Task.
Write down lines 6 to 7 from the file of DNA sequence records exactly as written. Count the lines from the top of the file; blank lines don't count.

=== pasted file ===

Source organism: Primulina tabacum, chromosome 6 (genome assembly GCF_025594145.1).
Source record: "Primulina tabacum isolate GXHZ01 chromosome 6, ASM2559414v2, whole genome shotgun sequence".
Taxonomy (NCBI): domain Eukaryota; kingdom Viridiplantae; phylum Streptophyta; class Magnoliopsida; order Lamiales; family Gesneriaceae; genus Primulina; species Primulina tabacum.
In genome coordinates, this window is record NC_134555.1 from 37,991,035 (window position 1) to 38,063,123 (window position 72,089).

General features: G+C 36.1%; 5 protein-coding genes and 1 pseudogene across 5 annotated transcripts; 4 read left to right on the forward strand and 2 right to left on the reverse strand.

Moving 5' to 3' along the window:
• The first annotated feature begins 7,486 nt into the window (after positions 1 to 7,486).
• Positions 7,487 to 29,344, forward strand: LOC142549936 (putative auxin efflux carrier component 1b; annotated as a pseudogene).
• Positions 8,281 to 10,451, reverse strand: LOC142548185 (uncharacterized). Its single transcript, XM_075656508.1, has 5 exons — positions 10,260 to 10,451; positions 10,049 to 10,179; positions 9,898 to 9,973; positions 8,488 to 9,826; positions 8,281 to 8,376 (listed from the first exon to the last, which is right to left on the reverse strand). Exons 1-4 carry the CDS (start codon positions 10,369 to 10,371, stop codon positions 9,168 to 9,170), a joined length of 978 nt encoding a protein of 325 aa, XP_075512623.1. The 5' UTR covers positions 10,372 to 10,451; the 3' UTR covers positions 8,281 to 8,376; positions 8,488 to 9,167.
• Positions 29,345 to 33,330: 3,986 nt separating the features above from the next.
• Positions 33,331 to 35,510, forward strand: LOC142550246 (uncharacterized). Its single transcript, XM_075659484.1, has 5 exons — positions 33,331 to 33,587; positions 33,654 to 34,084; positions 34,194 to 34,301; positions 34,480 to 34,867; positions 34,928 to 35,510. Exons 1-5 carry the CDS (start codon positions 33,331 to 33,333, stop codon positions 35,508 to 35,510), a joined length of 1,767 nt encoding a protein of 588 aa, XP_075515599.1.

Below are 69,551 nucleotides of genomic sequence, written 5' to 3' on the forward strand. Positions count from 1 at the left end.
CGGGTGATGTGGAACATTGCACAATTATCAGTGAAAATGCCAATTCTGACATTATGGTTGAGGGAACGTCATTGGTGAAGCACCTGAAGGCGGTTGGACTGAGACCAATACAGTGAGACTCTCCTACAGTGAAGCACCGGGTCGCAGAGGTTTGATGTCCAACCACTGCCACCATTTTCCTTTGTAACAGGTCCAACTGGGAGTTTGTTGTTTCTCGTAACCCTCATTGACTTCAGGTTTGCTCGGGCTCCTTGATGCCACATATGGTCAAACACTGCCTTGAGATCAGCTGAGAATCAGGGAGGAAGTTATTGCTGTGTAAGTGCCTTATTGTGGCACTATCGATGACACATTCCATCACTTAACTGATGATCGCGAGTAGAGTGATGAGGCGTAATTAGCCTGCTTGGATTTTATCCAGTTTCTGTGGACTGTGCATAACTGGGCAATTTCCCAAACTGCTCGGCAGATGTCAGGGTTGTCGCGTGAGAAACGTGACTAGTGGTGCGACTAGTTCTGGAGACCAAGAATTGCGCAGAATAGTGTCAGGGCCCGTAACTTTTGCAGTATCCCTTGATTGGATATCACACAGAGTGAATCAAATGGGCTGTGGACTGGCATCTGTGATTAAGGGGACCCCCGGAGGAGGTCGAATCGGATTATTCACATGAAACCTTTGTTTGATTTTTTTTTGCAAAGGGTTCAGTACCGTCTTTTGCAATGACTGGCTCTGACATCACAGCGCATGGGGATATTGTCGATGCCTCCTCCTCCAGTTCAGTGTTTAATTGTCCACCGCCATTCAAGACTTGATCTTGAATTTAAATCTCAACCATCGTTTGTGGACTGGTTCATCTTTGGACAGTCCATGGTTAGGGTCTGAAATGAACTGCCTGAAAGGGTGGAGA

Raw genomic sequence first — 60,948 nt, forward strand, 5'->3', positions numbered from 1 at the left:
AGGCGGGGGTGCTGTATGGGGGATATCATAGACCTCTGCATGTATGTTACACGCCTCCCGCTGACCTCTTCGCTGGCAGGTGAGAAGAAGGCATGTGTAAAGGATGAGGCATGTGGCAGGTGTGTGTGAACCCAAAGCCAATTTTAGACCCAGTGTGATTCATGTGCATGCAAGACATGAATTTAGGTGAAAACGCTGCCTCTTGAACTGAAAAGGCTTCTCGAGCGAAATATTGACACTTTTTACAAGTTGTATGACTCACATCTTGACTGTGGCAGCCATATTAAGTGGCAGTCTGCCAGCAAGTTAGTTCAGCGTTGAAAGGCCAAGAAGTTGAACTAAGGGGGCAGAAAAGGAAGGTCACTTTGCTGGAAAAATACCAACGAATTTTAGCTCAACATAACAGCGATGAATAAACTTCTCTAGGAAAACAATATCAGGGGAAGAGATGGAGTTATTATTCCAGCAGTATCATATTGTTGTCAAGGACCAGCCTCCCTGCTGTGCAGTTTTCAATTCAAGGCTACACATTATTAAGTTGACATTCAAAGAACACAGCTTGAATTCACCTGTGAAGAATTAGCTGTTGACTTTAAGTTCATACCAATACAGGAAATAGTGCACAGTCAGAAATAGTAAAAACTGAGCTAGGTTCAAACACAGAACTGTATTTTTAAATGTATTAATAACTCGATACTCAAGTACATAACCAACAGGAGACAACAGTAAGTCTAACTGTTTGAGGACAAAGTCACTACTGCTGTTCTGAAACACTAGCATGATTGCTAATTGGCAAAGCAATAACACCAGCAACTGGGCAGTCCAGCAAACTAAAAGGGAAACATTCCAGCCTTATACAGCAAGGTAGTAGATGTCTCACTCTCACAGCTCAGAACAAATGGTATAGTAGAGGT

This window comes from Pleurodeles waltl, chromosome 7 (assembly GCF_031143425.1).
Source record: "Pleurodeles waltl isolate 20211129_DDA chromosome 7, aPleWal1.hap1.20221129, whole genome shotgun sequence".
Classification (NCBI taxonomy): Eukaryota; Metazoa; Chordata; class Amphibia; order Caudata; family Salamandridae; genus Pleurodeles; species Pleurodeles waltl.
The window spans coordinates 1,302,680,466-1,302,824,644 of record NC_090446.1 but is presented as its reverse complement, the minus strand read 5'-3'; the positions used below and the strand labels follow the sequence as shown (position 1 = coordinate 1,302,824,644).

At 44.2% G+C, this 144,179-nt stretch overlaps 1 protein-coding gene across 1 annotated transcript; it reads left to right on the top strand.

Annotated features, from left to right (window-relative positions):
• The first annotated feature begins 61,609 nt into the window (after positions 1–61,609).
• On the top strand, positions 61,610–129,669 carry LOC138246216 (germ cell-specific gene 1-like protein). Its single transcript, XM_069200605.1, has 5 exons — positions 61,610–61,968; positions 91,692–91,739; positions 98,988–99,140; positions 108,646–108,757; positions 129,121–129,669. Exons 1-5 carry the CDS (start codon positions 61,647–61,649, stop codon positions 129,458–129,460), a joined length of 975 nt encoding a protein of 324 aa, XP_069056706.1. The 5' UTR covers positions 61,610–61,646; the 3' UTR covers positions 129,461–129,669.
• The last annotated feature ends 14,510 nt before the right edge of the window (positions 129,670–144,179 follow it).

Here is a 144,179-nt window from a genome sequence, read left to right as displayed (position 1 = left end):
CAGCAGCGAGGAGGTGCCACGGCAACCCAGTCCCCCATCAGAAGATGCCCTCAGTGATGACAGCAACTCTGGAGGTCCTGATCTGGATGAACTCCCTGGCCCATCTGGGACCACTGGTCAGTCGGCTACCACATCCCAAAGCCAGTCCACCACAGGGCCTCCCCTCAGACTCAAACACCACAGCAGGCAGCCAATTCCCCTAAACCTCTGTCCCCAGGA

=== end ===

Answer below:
Moving 5' to 3' along the window:
• The first annotated feature begins 7,486 nt into the window (after positions 1 to 7,486).